I am a research student in Dr. Stewart's lab. He always ensures he creates a safe place to allow you to talk about your mental health and well-being. He makes it known to his students that he is always available to provide support and is extremely accommodating. I reached out to him when I was in a dark place despite not knowing him very well but the few encounters I did have with him made me feel like he was someone I could trust. Through these past years, he's always made himself available to talk/listen despite his busy schedule. He makes it apparent that the wellness of his students is a priority and I really don't know if I would be the person I am today without his support.
I think mental health is a cornerstone of our well-being. Despite this, many of us do not or cannot give our mental health the attention it deserves. For those who cannot, the barriers are often contextual and driven by systems that do not appropriately address inequity. I want to live in a community that not only promotes mental health by making relevant information and services available, but where people also work consistently to create an environment where more people can attend to their mental health.
I think we have a long way to go. Too often, the time and resources necessary to bolster mental health are treated like luxuries, rather than basic human rights.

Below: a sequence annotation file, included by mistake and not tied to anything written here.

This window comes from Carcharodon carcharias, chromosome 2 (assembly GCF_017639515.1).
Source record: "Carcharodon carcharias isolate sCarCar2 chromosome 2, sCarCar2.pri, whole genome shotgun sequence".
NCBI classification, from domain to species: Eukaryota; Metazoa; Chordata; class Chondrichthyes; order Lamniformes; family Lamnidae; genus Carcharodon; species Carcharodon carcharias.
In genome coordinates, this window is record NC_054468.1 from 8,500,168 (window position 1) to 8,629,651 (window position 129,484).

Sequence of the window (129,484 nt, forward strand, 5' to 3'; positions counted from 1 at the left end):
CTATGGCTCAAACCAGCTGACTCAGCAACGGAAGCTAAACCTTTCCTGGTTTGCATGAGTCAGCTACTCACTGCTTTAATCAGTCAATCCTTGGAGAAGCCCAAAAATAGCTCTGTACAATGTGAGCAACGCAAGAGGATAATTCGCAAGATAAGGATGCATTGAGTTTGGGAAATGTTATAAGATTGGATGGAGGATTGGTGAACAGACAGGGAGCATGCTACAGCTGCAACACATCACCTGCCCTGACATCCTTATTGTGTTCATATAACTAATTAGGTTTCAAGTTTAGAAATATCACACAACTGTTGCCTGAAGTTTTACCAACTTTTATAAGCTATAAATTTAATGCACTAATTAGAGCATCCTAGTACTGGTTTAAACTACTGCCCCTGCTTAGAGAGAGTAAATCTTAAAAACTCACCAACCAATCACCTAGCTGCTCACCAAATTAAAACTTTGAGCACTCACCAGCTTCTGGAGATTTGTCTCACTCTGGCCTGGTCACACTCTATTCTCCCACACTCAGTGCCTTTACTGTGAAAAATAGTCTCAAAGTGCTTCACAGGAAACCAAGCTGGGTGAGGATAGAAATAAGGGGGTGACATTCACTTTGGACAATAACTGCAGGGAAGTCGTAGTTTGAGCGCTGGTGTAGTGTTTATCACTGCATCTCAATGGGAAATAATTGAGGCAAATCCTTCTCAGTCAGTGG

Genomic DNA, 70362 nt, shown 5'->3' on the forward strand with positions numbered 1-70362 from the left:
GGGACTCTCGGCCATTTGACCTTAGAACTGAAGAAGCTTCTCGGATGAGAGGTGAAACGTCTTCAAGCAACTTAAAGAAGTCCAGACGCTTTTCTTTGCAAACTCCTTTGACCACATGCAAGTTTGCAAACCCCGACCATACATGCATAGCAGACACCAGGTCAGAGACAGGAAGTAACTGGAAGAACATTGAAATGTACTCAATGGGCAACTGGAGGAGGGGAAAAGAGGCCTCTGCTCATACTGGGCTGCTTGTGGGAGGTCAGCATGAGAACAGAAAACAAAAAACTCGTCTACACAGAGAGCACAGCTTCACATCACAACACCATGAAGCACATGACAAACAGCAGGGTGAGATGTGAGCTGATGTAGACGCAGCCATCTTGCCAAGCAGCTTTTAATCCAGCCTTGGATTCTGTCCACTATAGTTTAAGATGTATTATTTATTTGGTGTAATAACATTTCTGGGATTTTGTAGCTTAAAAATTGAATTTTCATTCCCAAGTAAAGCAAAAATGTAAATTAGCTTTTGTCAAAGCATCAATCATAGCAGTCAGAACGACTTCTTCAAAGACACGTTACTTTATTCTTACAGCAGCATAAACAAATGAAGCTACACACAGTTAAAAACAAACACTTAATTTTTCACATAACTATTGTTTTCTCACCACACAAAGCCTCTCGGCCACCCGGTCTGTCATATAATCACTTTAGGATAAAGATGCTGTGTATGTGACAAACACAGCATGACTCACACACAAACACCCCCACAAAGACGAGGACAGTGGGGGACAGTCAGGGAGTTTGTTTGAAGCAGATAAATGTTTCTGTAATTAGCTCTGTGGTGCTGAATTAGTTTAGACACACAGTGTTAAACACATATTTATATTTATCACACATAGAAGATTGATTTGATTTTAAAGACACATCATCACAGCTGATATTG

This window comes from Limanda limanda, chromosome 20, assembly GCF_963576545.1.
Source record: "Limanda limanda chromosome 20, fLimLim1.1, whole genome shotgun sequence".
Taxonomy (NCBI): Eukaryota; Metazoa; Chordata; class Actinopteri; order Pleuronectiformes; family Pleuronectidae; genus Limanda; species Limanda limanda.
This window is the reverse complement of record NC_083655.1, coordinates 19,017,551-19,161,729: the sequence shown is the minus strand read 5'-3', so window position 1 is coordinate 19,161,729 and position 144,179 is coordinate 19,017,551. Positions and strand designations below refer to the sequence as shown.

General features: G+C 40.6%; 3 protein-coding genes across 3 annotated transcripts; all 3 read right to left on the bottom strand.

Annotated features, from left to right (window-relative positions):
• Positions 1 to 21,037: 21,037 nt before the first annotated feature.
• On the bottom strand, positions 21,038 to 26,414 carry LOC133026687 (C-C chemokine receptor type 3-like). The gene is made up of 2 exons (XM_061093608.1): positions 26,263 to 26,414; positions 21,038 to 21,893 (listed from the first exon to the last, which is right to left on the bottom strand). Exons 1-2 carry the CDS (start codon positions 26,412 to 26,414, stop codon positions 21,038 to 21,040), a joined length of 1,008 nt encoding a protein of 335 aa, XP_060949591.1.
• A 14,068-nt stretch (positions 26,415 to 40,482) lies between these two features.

I think that, as educators, we have the bandwidth to be flexible with how we organize course design and assessment. I think we can use that flexibility to be as responsive as possible to student circumstances, while maintaining fairness. Experiencing symptoms of mood and anxiety disorders, struggling with substance use issues, managing impulsive behaviours, having thoughts of suicide - all of these are things that become more common in young adulthood (relative to childhood) and they are examples of what many students in our classes are dealing with while also focusing on their education. When we're made aware that a student is faced with a challenging period or with mental health symptoms, I believe we should make our best effort to adjust the aspects of the course we can so that our students can put forth their best effort.
I also think that, as instructors, we can consider the impacts our course content can have on student well-being. Many topics in my field (Clinical Psychology) can be deeply personal for students, and can bring on memories or strong emotions in some cases. Creating a transparent learning environment (e.g., detail about topics that will be discussed in advance of lessons) and encouraging students' decision-making around how they will interact with the content are approaches that I use and that I think help promote safe and supportive class environments.
I am immensely grateful to work with undergraduate and graduate student members of my research team. I have learned so much from them. Over the years, many have been forthcoming about aspects of their lived experiences with mental health; this input has left indelible impacts on how the lab designs and conducts its research studies, and how we mentor junior psychological scientists.
--- Dr. Jeremy Stewart